Radical Indonesian cleric charged over 2016 Jakarta terror attack, faces death penalty

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Aman Abdurrahman arrives at the South Jakarta district court at 8.30am local time. He is escorted to the court lock-up. ST PHOTO: WAHYUDI SOERIAATMADJA

JAKARTA - Radical Islamic cleric Aman Abdurrahman faces the death penalty after being charged on Thursday (Feb 15) with inciting others to commit various terror attacks in Indonesia, including an attack in Jakarta in 2016 that left four bystanders dead.

"The defendant incited others to commit various terror acts," Prosecutor Anita Dewayani told reporters. She was referring to the Jakarta attack in January 2016 and incidents that took place in end 2016 and 2017 - the Kampung Melayu suicide bombing, Samarinda church bombing, Medan police post attack, and the Bima police shootings.

At 8.30am local time (9.30 am, Singapore time) on Thursday, Aman, 46, arrived at the South Jakarta District court guarded by armed anti-terror officers. As he walked to the court lock-up, he smiled briefly when The Straits Times asked him how he was doing.

In court on Thursday, Ms Anita said Aman had often, while preaching in places such as Jakarta or Surabaya, described democracy as "syirik", or idolatry, and argued that Muslims had a duty to free themselves from this system and attack representatives of the state like the police.

Aman told the court he did not wish to appoint a lawyer. Judges said the court will assign a lawyer for him as necessitated by law for any defendant facing more than 15 years in jail. But Aman said he would not sign any mandate paper to appoint a lawyer.

In the next hearing scheduled for Feb 23, prosecutors will bring in witnesses to support the case against Aman. The trial will thereafter be held twice a week, every Tuesday and Friday.

Aman had the chance to rebut the charges against him at the next hearing on Feb 23, but opted to not use such right.

Police said earlier that Aman gave the directive for the Jakarta attack and also supported and guided it from behind bars.

The cleric had allegedly ordered his followers to mount the strike from prison, where he was serving a nine-year jail term for funding a Jemaah Islamiah paramilitary training camp in Aceh that police raided in 2010. During an impromptu check, the authorities found several mobile phones concealed inside Aman's cell following the attack on Jan 14, 2016.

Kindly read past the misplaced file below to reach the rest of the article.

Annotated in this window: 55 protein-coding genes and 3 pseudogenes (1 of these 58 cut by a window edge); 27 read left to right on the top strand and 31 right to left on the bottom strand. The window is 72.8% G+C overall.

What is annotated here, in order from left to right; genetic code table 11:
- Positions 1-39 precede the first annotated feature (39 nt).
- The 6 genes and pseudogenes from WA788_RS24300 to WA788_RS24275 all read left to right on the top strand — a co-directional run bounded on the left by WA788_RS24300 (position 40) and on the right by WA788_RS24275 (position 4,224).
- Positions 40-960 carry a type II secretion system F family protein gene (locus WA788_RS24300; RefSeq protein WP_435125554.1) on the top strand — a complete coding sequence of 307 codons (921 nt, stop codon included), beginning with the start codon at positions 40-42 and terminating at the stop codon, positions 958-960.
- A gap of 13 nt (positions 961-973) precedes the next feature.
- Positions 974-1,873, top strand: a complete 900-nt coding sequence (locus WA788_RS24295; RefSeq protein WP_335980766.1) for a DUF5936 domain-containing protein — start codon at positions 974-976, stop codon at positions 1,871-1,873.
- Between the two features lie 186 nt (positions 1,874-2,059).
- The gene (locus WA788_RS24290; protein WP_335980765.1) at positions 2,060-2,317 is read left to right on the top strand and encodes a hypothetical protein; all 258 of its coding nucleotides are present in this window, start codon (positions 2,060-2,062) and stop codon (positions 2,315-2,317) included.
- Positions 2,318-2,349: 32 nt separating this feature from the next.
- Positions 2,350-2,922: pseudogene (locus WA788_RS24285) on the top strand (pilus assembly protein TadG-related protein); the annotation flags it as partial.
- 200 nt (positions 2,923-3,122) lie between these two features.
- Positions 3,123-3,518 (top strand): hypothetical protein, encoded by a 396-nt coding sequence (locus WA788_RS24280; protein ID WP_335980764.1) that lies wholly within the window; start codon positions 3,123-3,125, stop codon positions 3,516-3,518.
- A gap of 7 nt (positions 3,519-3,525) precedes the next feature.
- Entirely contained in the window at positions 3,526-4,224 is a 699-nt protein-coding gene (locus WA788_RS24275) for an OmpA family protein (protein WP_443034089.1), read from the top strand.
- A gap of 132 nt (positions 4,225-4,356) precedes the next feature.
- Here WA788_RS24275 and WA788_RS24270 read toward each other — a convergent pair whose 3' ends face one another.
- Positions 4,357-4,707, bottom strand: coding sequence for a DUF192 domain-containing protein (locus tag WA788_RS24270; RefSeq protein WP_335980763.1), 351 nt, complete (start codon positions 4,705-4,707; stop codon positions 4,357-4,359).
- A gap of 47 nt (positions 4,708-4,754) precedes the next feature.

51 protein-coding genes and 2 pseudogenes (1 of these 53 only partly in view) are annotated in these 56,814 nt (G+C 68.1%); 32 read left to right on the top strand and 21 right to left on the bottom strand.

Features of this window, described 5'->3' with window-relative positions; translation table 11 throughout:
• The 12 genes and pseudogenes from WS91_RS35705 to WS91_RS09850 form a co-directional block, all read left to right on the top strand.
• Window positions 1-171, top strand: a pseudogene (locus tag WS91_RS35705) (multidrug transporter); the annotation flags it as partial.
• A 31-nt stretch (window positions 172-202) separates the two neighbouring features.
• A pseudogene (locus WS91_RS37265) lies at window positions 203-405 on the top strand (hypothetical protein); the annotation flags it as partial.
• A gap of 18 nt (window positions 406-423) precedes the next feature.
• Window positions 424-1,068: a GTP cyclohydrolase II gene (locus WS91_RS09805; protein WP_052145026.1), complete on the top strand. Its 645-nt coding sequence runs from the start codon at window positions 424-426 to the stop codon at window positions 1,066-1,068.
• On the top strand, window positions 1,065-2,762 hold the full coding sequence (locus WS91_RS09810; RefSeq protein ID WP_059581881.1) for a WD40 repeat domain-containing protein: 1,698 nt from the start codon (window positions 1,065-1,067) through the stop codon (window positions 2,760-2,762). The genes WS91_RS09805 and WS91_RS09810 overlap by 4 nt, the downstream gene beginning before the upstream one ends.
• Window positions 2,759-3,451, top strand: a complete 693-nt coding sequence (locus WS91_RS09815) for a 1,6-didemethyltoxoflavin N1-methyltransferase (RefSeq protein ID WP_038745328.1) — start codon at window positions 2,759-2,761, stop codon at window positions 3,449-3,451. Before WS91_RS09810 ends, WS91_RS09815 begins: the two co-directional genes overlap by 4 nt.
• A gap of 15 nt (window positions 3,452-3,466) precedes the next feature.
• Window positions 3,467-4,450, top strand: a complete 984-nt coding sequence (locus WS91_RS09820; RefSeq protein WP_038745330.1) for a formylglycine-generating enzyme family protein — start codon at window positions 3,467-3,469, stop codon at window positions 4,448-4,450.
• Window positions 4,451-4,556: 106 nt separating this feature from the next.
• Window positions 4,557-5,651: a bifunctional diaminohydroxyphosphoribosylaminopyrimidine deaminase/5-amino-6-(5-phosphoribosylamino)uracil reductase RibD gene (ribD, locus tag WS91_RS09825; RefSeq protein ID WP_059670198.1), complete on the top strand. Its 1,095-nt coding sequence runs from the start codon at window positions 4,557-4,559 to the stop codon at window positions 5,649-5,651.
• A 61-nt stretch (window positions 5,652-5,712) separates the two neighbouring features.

He was helped by cellmate Iwan Darmawan Muntho, who goes by the alias Rois.

Aman and Rois were then moved to isolation cells and barred from meeting guests other than close relatives. Rois is on death row for his part in the 2004 bombing of the Australian embassy in Jakarta.

Aman's indictment comes after a Jakarta court last week sentenced hardened terrorist Suryadi Mas'ud to 10 years' jail for procuring firearms in the Philippines ahead of the 2016 Jakarta attack.

The 2016 terror attack in Jakarta, which unfolded in the heart of Indonesia's capital where the popular Sarinah mall is located, is the first terror attack on Indonesian soil since the 2009 twin bombings at the JW Marriott and Ritz-Carlton hotels in the city, which left seven dead and 50 injured, including a number of foreigners.

In the 2016 incident, two of four attackers blew themselves up in what appeared to be a coordinated suicide bomb attack just before lunch hour. One did so at a Starbucks cafe, while the other blew himself up at a police post. The two other attackers were then gunned down by police at close range.

On Nov 14, 2016, four people, including children, were hurt after two militants threw a low-grade home bomb into a church in Samarinda, East Kalimantan.

In May last year, three policemen were killed in the Kampung Melayu twin suicide bombings in east Jakarta.

A month later in June, two terrorists killed a police officer on duty and burnt a police post in Medan, North Sumatra.

And in Bima in Nusa Tenggara Barat last September, two policemen were shot and injured by militants, in two separate incidents, as they were taking their kids to their school.

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